Derek and Blake had been homebrewing and enjoying craft beer since they were totally of legal drinking age. By chance, they were each individually scheming up a Sioux Falls brewery. They ended up meeting, hitting it off and going all in on starting a brewery in one of the most underserved markets in the United States. After driving from Illinois to Iowa to South Dakota, it’s no wonder that two friends would want to start a brewery out here. Quite literally: What else are you going to do? It’s interesting that no matter how far we travel from Indy, we continually run into the same thing — young people all over the country who decide to stick around their hometown, plant a flag and work their ass off to make their community more vibrant and attractive.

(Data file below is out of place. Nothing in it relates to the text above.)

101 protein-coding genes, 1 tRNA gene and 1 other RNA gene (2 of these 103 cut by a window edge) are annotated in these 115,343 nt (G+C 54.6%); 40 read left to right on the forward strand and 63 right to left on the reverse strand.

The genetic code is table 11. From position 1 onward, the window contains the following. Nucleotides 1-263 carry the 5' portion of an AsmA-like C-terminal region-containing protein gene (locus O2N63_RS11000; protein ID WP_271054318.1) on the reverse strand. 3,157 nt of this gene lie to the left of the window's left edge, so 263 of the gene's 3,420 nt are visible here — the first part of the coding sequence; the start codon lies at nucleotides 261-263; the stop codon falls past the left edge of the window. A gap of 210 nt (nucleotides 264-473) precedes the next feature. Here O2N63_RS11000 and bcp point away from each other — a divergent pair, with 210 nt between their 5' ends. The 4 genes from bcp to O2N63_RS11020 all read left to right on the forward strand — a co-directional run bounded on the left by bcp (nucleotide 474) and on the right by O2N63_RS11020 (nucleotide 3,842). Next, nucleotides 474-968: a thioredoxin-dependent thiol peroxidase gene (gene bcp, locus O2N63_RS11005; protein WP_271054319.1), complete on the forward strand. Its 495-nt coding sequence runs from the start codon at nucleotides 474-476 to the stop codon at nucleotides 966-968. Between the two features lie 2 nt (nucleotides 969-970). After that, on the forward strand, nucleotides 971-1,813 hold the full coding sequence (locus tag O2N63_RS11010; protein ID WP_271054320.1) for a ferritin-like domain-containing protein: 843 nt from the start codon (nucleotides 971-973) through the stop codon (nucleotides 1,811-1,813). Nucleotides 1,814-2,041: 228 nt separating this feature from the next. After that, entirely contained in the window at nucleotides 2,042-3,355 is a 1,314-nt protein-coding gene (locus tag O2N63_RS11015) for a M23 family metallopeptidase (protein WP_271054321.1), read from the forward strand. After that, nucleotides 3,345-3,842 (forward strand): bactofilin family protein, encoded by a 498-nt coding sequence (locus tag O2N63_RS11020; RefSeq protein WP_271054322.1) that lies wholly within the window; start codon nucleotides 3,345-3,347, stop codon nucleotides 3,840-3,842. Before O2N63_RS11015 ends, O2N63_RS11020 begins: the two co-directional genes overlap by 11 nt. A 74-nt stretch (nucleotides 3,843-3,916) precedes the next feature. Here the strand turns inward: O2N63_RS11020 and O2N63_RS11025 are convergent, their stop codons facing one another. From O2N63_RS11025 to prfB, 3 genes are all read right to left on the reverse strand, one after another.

It’s not as though there’s nothing to do in Sioux Falls. During our trip, we visited a couple spots around town; our favorite was a convincing burger pub with an impressive draft beer list. After that, we visited a townie bar where we sipped dozens of Coors shorties and watched faded electronic Keno screens blip in rows against the wall by worn-in pool tables. There’s definitely stuff to do in Sioux Falls. Even so: at the time, you could count the craft breweries in South Dakota on two hands. And from the colorful group of locals we met, we knew the demand was there.